In a recent Republican debate, Marco Rubio aptly commented, "For the life of me, I can't understand why we have stigmatized vocational education. Welders make more than philosophers."

There are a number of options that set someone on the right course for the future that are not the traditional four-year college model that candidates like Bernie Sanders propose to make available to everyone.

LNP opinion editor Suzanne Cassidy tweeted, "I will say Stevens College [Thaddeus Stevens College of Technology] graduations are so fun to cover because grads have jobs."

In contrast, rarely does a week go by without another news report discussing the unemployment or underemployment of college graduates.

Adding more recent college graduates with otherwise mediocre credentials to the job market certainly does not seem likely to stimulate the growth proponents of "free college" suggest.

All that said, college -- or any post-secondary education for that matter -- should be affordable to all those willing to ardently seek after it.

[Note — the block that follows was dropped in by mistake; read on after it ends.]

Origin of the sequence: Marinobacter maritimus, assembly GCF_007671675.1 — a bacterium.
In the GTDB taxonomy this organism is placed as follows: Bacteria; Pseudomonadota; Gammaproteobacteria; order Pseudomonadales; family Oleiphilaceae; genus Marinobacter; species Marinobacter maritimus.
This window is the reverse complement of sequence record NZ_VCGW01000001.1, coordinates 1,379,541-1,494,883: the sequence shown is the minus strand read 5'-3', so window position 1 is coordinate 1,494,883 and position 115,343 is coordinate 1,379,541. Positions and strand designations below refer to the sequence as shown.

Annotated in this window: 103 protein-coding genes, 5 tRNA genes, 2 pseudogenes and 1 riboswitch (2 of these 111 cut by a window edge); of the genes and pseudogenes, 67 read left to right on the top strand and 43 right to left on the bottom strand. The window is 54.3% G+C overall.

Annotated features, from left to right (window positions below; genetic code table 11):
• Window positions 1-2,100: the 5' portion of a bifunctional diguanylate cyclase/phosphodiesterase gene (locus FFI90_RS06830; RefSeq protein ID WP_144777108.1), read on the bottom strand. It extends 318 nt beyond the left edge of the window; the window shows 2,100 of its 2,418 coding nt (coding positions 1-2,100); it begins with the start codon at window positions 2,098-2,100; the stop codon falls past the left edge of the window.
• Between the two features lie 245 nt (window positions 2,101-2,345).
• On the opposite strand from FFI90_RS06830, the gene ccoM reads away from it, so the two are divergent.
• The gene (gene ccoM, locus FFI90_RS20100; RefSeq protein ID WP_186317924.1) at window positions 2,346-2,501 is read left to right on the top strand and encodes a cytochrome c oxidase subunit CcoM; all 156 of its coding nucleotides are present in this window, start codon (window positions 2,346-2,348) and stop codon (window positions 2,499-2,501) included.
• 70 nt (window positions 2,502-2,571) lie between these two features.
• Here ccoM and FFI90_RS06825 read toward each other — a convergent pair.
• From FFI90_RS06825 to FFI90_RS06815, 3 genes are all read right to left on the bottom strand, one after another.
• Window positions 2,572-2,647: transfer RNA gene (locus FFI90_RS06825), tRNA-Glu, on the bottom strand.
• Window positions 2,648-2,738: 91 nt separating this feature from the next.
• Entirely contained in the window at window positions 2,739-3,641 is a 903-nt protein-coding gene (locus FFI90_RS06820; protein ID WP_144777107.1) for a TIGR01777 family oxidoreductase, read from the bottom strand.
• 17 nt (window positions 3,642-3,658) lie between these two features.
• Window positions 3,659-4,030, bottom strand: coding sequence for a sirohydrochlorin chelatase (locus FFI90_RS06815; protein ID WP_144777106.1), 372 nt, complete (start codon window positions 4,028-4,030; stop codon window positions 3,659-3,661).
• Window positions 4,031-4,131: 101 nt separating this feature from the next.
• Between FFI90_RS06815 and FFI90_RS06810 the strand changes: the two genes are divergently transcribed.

And given its current investment in the higher education system through programs like Pell Grants and the GI Bill, the federal government could appropriately wield its influence to allow its monies to go to schools that are transparent about where the money goes, something that might drive down costs.

The way to make college affordable, however, is not to make it free. That's the way to bankrupt America.
This is an opinion piece that reflects the opinions of two members of the LSNews.org editorial board. The first opinion is that of Aaron Davies, opinion editor, while the second is that of Benjamin Pontz, editor-in-chief. Neither represents the official position of the Lampeter-Strasburg School District. Questions or concerns can be directed to lspioneernews@gmail.com.